Introduction Erna Petri née Kürbs, a farmer’s daughter from Herressen in Thuringia, arrived in Ukraine with her three year old son to join her husband Horst in June 1942. Horst, an SS leader inspired by Nazi ideologue Dr Richard Walter Darré, settled in the plantation of Grzenda, just outside today’s Lviv, to become a German Gentleman-Farmer. Erna saw Horst beating and abusing the workers in the plantation within two days of arriving there, which was, as Horst explained, necessary for establishing authority. Erna joined in enthusiastically, settling into a combination of roles of ‘plantation mistress, prairie Madonna in apron-covered dress lording over slave labourers, infant-carrying, gun-wielding Hausfrau.’  However, there were clear rules in the plantation, and Erna was very much expected to play the woman’s role of being a Cake-and-Coffee hostess. When four Jews were caught in the estate while trying to escape from a transport to a death camp, Horst told Erna and her female
The story of British influence on Indian Education, to which Macaulay's Minutes of 1835 belong, has been told in six distinct phases. Syed Nurullah and J P Naik's very popular and influential History of Indian Education calls these 'six acts' of the drama: From the beginning of Eighteenth Century to 1813 The British East India Company received its charter in 1600 but its activities did not include any Educational engagement till the Charter Act of 1698, which required the Company to maintain priests and schools, for its own staff and their children. And, so it was until the renewal of its charter in 1813, when the evangelical influence led to insistence of expansion of educational activities and allowing priests back into company territory. From 1813 to Wood's Education Despatch of 1854 The renewal of Charter in 1813 re-opened the debate, which seemed to have been settled in the early years of the company administration, between the Orientalis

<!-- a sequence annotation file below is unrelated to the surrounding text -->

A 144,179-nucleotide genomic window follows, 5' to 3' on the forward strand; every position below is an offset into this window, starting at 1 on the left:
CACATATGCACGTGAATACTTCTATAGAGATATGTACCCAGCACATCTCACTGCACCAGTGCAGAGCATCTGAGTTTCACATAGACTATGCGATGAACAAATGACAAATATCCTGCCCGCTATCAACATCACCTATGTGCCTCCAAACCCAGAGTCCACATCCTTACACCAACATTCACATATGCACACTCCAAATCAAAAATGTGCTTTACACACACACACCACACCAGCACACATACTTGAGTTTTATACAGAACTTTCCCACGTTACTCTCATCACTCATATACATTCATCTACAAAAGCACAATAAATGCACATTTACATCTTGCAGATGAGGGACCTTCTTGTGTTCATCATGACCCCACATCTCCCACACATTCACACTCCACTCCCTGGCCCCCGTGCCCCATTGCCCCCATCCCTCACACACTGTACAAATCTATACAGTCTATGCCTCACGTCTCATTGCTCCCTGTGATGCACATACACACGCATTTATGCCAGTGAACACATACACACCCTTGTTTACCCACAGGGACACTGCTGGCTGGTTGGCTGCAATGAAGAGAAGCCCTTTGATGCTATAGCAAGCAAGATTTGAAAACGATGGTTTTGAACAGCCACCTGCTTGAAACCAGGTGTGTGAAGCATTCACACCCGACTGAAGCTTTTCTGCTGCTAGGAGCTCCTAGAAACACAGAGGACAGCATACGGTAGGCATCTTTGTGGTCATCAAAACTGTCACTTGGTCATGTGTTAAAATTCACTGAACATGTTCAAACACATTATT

Creative Commons License
This work is licensed under a Creative Commons Attribution-NonCommercial-ShareAlike 4.0 International License.